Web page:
Be a corporation that puts it’s customers first and the brand second.

You’re just a self indulgent git and no one wants to be your friend.

A super method to check if brand is communicating in a non selfish manner is to give the brand a personality (Around half way down the page). How would you describe them? Are they selfish. Is everything all about them. Me me me!! They don’t really care about what I need! I would definitely attribute a lot of these negative personality traits to most brands I work on. In fact I want to slap some of them in the face with a large haddock. That’d learn them. That’d learn them good.

You’re a real super guy?

Burger King get this right and I suspect are very effective in digital brand communication whilst garnering a barrel load of email addresses too boot. Subconsciously and irrationally people think Burger King are a nice guy for giving them such entertaining play things and not putting up a “brand barrier”. Most importantly, not putting their brand first.

These sites are great examples of putting the brand second and the customers first;

http://www.petmoustache.com/
http://www.subservientchicken.com/

Though these pieces might not on the surface seem to effect the bottom line for these brands they do an amazing job in building reciprocity and concession. People can’t help but feel they are indebted to Burger King for giving them such wonderful and amusing gifts. Again, not a new technique, but something that’s been lost in translation.

To summarise, we need to guide brands in how to communicate online. They know how to do all this stuff already. It’s nothing new, they just need to apply the same strategies online.

Neuro Web Design

neuro-big

I’m currently occupying my mind with Neuro Web Design. This is perhaps the best book on web design I’ve ever read… hmmm.. maybe apart from dont’ make me think. One of these books that you read and wonder how you ever got by without this knowledge.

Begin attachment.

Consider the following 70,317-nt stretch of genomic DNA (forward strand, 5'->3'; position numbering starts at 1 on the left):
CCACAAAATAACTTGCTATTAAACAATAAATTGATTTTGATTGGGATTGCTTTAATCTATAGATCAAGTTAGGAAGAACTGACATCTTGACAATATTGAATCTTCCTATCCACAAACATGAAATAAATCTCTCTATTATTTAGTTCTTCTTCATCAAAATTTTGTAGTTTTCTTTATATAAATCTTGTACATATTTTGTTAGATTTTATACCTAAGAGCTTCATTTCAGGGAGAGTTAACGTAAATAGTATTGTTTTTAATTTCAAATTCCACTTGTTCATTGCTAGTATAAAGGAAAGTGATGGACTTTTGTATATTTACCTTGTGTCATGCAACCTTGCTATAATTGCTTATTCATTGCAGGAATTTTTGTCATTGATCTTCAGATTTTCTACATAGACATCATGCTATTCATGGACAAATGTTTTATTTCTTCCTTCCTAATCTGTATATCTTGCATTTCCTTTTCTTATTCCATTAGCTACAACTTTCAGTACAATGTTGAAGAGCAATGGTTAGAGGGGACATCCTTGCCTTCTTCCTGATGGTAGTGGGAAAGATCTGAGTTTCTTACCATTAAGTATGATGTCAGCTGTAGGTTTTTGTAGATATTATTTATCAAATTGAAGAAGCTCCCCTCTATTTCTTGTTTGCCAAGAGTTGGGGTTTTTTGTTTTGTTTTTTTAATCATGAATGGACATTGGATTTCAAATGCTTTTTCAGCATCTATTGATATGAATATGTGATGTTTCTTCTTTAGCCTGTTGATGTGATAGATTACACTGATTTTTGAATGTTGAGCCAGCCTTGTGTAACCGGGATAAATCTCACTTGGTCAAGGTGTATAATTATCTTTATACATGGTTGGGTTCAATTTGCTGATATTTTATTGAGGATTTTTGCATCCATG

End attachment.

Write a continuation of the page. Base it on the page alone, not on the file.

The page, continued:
I’m unstoppable now.

Waterlife

waterlife-big

I just love this site. The most engaging piece I’ve experienced in quite a while. A lovely playful and exploratory navigation down the bottom and just generally a joy to explore and discover the amazing content on offer.

Best soundtrack ever for a website an’ all.

http://waterlife.nfb.ca/

Observations

“What’s wrong with how we engineer things is that most of what we accept as the proper order of things is based on assumptions, not observations.” – Matthew E. May

Antoine De Sainte-Exupery

“A designer knows he has achieved perfection not when there is nothing left to add, but when there is nothing left to take away.” – Antoine de Saint-Exupery

Antoine De Saint-Exupery

“If you want to build a ship, don’t drum up the people to gather wood, divide the work, and give orders. Instead, teach them to yearn for the vast and endless sea.”
Antoine De Saint-Exupery

5k Space Invaders

I loved the 5k challenge back in the day. This is one of the reasons why.

http://sylloge.com/5k/entries/41/s.html